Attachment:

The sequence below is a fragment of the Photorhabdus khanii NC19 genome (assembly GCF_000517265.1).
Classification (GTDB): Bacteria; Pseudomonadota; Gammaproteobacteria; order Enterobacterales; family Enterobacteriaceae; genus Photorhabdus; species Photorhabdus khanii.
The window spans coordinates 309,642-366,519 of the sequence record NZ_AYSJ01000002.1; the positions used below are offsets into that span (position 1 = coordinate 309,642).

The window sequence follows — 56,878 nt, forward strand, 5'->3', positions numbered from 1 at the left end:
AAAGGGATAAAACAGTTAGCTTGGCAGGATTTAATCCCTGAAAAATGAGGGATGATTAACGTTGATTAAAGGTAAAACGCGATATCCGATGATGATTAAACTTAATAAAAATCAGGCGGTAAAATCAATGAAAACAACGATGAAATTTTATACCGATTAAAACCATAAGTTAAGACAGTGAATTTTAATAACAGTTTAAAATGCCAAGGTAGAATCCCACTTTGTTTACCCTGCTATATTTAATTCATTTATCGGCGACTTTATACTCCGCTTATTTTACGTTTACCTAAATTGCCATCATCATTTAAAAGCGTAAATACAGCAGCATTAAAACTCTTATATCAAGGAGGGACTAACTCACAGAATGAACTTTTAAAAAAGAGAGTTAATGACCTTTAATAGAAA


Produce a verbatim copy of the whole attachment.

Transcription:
The sequence below is a fragment of the Photorhabdus khanii NC19 genome (assembly GCF_000517265.1).
Classification (GTDB): Bacteria; Pseudomonadota; Gammaproteobacteria; order Enterobacterales; family Enterobacteriaceae; genus Photorhabdus; species Photorhabdus khanii.
The window spans coordinates 309,642-366,519 of the sequence record NZ_AYSJ01000002.1; the positions used below are offsets into that span (position 1 = coordinate 309,642).

The window sequence follows — 56,878 nt, forward strand, 5'->3', positions numbered from 1 at the left end:
AAAGGGATAAAACAGTTAGCTTGGCAGGATTTAATCCCTGAAAAATGAGGGATGATTAACGTTGATTAAAGGTAAAACGCGATATCCGATGATGATTAAACTTAATAAAAATCAGGCGGTAAAATCAATGAAAACAACGATGAAATTTTATACCGATTAAAACCATAAGTTAAGACAGTGAATTTTAATAACAGTTTAAAATGCCAAGGTAGAATCCCACTTTGTTTACCCTGCTATATTTAATTCATTTATCGGCGACTTTATACTCCGCTTATTTTACGTTTACCTAAATTGCCATCATCATTTAAAAGCGTAAATACAGCAGCATTAAAACTCTTATATCAAGGAGGGACTAACTCACAGAATGAACTTTTAAAAAAGAGAGTTAATGACCTTTAATAGAAA